Sensitivity and the Thyroid

One of the very first things my doctor informed me of was that over 90% of her patients with an autoimmune condition were highly sensitive. That comment stuck with me for a long time and encouraged me to dig a little more and do some of my own research.

It turned out that I too was a highly sensitive person. To be honest I kind of always knew but had never correlated this with my health before and found it intriguing, but first for those who have never pondered the idea that you too might be a HSP let me discuss a little more some of the common traits that I and others have to varying levels.

My ability to pick up on others moods and emotions and be affected by them is a big one for me! (I have since learned to observe not absorb!) I can even pick up on moods, emotions and intentions on social media just by scrolling through a news feed, which I find can be draining more often than not. Feeling uneasy or overwhelmed in busy or overcrowded places. Sensitive to bright lights or noise, fabrics and strong smells. Easily rattled when I have a lot to do in a short space of time. Avoiding violent movies, news programs etc.

These are just a few of the traits of a HSP and that I recognised in myself. My ability to feel at a deeper level and to see subtleties that others may not even register, in any given environment was another one. Is this you too? In school, you wanted to be in the clique, but you could not tolerate endless small talks or shallow relationships. Even as an adult small talk feels so false and intolerable.  

At work, you want the authorities to recognise you, but your soul does not compromise on depth, authenticity and connections. You are most likely a deep thinker, an intuitive feeler, and an extraordinary observer. You are prone to existential depression and anxiety, but you also know beauty and rapture. When art or music moves you, you are flooded with waves of joy and ecstasy. As a natural empath, you have a gift. Being sensitive and intense is not an illness- in fact, it often points to intelligence, talents or creativity.So how does this link to the thyroid and/or autoimmune disorders?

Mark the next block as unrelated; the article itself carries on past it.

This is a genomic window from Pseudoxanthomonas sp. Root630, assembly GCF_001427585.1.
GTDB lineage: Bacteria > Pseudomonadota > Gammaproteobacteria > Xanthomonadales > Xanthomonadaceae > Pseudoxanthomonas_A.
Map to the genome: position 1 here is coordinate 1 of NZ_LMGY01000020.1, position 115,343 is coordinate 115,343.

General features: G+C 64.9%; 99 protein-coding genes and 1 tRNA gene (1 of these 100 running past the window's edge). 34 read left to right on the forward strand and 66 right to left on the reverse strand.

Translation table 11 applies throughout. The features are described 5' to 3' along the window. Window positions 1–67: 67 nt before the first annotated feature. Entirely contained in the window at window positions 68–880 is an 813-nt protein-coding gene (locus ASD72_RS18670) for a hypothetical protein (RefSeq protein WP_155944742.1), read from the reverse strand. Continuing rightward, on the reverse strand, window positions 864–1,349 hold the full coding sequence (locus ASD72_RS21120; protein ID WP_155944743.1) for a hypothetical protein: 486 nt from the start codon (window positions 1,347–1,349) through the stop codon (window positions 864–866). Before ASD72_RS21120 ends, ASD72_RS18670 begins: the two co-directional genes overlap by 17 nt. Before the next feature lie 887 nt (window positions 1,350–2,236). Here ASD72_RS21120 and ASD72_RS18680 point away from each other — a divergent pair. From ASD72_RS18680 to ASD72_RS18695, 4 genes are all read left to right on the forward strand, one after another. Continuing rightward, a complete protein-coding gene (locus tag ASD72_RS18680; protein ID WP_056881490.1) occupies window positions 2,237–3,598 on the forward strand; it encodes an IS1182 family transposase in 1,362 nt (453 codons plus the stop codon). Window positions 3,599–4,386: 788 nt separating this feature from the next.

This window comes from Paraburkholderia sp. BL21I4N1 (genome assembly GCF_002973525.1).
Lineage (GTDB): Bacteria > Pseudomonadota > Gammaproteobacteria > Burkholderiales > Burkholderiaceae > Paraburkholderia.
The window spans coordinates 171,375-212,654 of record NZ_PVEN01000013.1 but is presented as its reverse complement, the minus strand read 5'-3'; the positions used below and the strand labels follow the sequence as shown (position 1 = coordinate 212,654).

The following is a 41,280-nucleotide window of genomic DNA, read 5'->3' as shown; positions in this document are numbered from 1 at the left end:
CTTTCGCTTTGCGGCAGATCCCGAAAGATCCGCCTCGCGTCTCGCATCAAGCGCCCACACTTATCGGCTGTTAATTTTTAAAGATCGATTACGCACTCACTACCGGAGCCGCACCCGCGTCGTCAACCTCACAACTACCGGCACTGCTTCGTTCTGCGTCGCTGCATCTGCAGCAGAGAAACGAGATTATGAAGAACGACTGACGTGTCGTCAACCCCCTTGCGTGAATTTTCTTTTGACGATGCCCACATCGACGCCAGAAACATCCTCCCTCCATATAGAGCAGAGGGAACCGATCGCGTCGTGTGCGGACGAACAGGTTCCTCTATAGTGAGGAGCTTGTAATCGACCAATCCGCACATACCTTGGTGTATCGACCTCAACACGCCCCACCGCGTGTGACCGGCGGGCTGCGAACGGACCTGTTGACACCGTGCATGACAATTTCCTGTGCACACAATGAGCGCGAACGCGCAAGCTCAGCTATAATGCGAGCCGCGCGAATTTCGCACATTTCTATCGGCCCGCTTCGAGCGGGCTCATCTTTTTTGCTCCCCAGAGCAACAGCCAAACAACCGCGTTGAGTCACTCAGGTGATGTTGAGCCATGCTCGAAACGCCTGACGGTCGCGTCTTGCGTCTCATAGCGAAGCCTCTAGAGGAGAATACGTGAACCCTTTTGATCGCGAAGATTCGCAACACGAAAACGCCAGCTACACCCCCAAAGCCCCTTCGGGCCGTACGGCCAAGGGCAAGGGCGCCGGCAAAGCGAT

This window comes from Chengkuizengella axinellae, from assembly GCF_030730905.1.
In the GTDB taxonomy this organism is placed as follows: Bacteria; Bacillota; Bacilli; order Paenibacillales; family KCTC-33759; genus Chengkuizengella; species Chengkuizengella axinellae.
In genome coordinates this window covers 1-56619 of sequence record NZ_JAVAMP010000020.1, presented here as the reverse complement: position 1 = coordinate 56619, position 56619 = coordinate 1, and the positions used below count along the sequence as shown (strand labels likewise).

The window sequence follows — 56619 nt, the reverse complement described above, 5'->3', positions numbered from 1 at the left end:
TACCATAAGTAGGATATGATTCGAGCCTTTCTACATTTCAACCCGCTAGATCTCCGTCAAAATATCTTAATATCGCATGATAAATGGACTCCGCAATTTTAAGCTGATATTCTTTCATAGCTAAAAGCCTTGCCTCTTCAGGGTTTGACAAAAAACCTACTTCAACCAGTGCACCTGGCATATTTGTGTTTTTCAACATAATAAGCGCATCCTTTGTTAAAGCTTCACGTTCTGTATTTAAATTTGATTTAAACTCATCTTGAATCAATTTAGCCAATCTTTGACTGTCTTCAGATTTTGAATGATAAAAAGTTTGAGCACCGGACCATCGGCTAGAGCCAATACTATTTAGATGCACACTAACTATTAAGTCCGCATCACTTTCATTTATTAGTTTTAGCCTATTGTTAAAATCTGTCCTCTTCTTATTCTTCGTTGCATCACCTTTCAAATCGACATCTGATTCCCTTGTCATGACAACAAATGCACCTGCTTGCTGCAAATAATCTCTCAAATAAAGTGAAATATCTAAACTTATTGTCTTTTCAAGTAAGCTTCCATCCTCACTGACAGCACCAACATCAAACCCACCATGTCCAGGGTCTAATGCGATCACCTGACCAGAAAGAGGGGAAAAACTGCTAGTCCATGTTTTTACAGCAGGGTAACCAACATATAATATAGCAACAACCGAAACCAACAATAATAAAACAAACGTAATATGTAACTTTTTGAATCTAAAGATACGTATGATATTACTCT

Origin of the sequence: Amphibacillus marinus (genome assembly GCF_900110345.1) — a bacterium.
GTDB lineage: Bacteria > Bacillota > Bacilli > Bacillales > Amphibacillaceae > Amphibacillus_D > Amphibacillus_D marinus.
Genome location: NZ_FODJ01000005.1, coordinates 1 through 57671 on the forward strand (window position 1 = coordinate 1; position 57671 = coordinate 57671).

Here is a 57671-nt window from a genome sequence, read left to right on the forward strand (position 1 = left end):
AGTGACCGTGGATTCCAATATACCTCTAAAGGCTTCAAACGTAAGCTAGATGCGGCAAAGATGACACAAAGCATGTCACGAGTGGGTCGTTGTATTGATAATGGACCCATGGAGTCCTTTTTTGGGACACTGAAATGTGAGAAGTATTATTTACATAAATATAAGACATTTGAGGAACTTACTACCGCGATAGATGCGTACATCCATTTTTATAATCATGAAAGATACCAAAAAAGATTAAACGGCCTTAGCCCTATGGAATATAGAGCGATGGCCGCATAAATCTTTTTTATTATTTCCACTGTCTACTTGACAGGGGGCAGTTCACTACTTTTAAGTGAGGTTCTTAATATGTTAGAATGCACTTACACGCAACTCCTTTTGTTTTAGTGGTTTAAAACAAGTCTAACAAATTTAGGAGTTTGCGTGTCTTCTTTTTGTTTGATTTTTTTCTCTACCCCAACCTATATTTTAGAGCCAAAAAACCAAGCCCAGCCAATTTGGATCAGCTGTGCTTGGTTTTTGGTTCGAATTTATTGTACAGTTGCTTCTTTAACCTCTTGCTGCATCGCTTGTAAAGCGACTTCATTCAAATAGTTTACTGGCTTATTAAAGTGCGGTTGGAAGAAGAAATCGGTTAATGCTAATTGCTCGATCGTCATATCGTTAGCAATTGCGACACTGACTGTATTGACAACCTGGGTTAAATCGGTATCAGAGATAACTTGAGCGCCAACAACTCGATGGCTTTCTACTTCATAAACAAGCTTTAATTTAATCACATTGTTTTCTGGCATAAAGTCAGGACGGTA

Harvard developmental psychologist Jerome Kagan was amongst the first scholars to examine sensitivity as a brain difference. In Kagan’s studies of infants, he found that a group of infants are more aroused and distressed by novel stimuli— a stranger coming into the room, a noxious smell. To these cautious infants, any new situation is a potential threat. 

On closer examination, sensitive infants have different biochemical reactions when exposed to stress. Their system secretes higher levels of norepinephrine (our brain’s version of adrenaline) and stress hormones like cortisol. In other words, they have a fear system that is more active than most.

Since the regions of the brain that receive signals for potential threats are extra reactive, these children are not geared to process a wide range of sensations at a single moment. Even as adults, they are more vulnerable to stress-related disease, chronic pain and fatigue, migraine headaches, and environmental stimuli ranging from smell, sight, sound to electromagnetic influences.

We are easily overwhelmed by our surroundings, the accumulation of toxins, bacteria or viruses, chemical irritants, emotional, environmental irritants and daily stress trigger hypersensitivity of the immune system, leaving us more susceptible to develop a disease than the rest of the population.

Many autoimmune disorders appear due to emotions that overwhelm the nervous-sensory system. Unresolved emotions have the power to trigger chemical responses in the body, which impact our immune systems.

This is why it is so important when it comes to healing that we face these unresolved traumas and or grievances in our lives in order to free ourselves physically, mentally and emotionally from these trapped emotions.

“Sometimes I think, I need a spare heart to feel all the things I feel.” Sanger Khan

 

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